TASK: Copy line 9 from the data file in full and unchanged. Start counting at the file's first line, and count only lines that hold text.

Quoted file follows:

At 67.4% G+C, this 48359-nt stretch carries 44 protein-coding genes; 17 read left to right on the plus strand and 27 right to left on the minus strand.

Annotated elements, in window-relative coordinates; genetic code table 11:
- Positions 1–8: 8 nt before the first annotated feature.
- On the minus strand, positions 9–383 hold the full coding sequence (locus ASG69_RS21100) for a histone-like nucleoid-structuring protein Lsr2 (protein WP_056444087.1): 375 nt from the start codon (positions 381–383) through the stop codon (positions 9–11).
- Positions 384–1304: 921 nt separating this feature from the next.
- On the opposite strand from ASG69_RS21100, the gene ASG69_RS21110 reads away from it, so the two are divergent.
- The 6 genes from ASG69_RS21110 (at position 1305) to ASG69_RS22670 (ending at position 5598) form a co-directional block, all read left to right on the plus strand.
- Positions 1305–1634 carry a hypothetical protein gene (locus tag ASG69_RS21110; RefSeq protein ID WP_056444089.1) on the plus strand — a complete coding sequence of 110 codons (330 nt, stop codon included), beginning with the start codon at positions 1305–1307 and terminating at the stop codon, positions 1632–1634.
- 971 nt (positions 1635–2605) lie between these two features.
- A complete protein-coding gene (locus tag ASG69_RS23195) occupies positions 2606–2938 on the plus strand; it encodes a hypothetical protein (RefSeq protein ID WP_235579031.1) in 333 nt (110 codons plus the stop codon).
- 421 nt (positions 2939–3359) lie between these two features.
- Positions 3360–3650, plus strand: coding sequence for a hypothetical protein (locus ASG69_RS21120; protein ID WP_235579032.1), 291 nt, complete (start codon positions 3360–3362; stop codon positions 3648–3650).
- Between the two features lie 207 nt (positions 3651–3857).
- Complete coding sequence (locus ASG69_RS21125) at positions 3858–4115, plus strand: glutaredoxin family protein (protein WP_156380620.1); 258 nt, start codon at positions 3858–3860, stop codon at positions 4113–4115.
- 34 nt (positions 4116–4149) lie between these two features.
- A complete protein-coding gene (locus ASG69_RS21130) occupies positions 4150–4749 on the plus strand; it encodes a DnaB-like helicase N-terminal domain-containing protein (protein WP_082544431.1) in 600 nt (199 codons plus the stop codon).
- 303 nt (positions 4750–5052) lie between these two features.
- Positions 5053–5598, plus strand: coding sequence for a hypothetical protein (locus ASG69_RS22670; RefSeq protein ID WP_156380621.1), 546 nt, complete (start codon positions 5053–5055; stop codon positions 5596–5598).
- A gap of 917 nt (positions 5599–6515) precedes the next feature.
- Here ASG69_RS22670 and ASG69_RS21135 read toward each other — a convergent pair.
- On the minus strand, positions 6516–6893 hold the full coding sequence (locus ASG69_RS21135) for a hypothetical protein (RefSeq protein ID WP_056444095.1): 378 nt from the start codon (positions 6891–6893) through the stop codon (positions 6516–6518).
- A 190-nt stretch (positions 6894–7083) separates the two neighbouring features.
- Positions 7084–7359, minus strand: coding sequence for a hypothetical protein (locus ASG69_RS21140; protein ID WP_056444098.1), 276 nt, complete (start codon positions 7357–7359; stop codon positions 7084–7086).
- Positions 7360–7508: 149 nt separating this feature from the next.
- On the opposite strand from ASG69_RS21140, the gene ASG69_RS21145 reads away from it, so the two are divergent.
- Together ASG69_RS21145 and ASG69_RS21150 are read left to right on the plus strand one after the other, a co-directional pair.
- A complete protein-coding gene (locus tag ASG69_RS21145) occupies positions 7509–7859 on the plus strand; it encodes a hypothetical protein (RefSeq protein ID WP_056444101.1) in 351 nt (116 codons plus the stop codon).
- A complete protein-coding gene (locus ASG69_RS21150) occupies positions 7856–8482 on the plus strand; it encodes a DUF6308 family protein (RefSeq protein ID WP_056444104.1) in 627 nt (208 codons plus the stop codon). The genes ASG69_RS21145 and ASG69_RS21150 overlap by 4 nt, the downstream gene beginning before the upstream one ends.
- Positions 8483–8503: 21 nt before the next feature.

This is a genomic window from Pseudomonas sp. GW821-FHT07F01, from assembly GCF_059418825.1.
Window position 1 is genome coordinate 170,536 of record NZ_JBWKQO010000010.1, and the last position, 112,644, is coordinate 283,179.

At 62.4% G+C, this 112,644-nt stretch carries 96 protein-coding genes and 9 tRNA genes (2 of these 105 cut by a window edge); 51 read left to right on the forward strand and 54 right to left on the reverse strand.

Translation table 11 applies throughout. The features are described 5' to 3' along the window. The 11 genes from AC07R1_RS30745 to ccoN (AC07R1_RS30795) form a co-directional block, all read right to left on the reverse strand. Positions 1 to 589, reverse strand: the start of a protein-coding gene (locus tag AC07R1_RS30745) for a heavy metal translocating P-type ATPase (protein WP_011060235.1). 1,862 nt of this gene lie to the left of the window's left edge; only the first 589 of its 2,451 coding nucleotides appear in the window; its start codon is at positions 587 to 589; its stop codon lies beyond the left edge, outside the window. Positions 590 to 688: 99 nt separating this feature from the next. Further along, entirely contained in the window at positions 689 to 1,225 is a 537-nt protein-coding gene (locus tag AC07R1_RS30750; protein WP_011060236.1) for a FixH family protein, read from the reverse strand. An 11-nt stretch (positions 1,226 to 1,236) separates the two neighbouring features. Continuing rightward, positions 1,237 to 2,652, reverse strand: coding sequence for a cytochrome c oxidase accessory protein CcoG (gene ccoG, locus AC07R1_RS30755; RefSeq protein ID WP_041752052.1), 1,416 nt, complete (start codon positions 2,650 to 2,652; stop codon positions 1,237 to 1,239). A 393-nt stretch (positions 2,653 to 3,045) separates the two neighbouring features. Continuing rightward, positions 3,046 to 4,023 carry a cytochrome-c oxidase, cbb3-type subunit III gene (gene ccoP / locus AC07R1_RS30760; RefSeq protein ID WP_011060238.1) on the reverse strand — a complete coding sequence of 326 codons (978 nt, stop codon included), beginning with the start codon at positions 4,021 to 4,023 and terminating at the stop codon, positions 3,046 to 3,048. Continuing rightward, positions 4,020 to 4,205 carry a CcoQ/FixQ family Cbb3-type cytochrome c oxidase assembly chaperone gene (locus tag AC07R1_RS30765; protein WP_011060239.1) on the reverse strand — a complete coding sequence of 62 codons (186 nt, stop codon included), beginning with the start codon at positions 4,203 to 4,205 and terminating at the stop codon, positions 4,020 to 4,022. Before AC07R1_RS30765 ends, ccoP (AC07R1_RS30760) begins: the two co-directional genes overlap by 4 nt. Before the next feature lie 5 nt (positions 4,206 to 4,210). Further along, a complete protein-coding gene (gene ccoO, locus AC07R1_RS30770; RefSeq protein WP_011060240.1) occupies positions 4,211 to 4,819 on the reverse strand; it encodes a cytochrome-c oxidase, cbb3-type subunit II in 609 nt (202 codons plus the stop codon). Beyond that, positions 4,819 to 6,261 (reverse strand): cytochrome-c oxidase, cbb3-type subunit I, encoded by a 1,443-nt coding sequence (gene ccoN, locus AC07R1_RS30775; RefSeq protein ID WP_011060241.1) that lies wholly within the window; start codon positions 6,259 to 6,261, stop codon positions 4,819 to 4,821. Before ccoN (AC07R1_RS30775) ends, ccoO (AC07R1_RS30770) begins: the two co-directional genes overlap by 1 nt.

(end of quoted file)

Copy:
- 971 nt (positions 1635–2605) lie between these two features.